MM: I wanted to start our conversation with some questions. I have come to realize that people sometimes make gardens to tell stories about their own lives. They do this unconsciously, and also sometimes consciously, it depends on what motivated the individual to garden. The subject of my dissertation, Pastorius, who wrote volumes and volumes about his garden, was very intentional about writing stories into his garden.
He wrote about plants, soil, water, and things like that, as a part of the story of his own life. I was curious, Chantel, in your work as an archaeobotanist, can you describe an unusual example of a gardener or even a community of gardeners or culture of gardening? One that you found particularly interesting or unconventional or that told an unusual story about that gardener, the people or the place where that garden was?
CW: One archaeological site that comes to mind is about 4,500 years old, and it was an early village. We might not even call it a village yet-- actually it's more of a small community, I suppose. This community was living along the southern Dead Sea in what is Jordan today. From the archaeobotanical evidence, we can see that the residents had agricultural fields, and they were growing grain and other crops. I think it depends on how you want to define a “garden”, but certainly they had vineyards and probably orchards that were located near the site. The vineyards would have taken years of careful cultivation to produce grapes.The vines don't grow naturally anywhere around the Dead Sea; it is very hot and the area receives just 1/10th of the rainfall grapes need to survive. Even 4,500 years ago, people would have been working year-round to keep these vineyards irrigated, healthy, and producing fruit.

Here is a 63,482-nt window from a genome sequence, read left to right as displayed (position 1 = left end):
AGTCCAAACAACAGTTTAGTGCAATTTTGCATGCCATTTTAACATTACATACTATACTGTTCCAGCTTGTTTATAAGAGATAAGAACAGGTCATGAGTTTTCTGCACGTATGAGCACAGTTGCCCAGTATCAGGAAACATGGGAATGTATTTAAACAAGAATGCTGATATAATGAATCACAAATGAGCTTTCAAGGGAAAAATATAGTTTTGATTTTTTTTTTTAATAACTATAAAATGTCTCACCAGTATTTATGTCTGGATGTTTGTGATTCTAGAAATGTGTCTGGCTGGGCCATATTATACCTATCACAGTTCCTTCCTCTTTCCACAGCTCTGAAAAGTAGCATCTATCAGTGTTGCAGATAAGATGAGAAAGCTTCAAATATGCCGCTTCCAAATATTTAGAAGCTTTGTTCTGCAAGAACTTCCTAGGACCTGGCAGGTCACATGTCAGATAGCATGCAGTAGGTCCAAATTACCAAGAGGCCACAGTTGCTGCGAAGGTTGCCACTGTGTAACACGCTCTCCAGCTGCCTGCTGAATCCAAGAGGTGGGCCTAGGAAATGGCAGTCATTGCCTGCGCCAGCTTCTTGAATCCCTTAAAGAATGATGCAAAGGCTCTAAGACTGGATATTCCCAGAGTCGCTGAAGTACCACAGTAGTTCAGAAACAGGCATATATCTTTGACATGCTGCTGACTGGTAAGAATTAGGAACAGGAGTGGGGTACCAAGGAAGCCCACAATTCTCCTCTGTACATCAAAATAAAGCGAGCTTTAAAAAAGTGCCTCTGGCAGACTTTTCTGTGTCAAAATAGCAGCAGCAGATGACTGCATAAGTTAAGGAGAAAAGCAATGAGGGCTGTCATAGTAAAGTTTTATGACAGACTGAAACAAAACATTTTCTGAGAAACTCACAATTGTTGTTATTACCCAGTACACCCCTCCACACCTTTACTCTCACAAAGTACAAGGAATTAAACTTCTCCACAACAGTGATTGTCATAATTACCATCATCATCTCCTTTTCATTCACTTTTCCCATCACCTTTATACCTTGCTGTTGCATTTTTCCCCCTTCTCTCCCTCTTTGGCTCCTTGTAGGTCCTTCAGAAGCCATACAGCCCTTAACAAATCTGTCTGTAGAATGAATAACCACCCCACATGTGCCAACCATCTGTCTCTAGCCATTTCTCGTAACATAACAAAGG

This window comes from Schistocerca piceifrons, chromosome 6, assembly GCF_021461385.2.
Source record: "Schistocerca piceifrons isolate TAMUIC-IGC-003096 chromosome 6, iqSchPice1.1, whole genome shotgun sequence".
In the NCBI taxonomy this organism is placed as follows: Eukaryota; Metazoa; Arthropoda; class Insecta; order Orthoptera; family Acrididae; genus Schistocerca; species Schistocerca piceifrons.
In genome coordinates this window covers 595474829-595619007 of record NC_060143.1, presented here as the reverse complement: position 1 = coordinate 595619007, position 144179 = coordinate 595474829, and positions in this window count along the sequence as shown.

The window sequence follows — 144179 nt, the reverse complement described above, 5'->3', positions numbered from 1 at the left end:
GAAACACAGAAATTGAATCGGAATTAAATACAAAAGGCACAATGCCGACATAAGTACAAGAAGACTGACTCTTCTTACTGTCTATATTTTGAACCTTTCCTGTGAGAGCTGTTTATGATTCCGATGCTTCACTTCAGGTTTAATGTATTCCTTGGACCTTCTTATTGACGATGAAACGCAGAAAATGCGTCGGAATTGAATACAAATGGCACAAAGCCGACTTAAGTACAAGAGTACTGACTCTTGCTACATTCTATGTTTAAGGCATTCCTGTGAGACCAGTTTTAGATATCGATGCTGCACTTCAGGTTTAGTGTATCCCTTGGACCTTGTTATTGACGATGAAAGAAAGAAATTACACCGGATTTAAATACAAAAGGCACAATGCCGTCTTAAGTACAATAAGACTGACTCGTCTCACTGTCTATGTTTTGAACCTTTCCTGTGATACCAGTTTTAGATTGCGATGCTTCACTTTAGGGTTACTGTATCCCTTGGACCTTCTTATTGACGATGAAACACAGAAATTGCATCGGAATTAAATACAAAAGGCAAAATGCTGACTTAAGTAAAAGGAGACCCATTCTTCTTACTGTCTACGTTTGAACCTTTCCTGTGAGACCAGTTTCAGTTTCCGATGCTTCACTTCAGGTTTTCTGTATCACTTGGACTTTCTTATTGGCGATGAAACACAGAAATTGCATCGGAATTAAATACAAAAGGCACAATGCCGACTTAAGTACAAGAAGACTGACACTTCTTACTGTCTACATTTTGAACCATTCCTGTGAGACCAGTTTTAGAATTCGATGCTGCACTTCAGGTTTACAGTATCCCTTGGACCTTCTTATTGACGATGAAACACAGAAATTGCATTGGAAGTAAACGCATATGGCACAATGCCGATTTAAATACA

In total we identified 4,000 grapes and grape seeds from this particular site. It is clear that a main focus of their time and their economy was on the maintenance of vineyards and presumably the production of wine. I often think about how much time and effort would have gone into producing wine in such a hot, dry climate. What was the reason behind it? Was it because wine was used for a medicinal purpose, a spiritual purpose, or was its use also related to the alcohol content? And, of course, how did the wine taste? But I think that's a story for another time.
MM: I think the same is true for Pastorius, he wrote a lot about his vineyard. He was not a vintner before he emigrated to the Pennsylvania, but in 1705 he was excited to report that he had received grapes from Germany to plant his vineyard, and his first planting was 30 vines and then as as the years went by he reported one year he had grafted over 100 vines.
In Germantown he also talked a lot about the wild indigenous grape vines that were growing in Pennsylvania when he arrived, and I can assume that he probably tried to cultivate them as well, because wine was very important to him. His Monthly Monitor is filled with recipes for not just wine, but various kinds of alcohol used for their flavor and as medicine. Alcohol was palliative, but I also think that wine was a very important part of the pleasures of eating and drinking. His vineyard was not the only vineyard in Pennsylvania at that time. So there's a shared experience there. But, alas, in the end, his vineyard stopped producing to his expectations. Who knows exactly how many bottles of wine he was able to produce.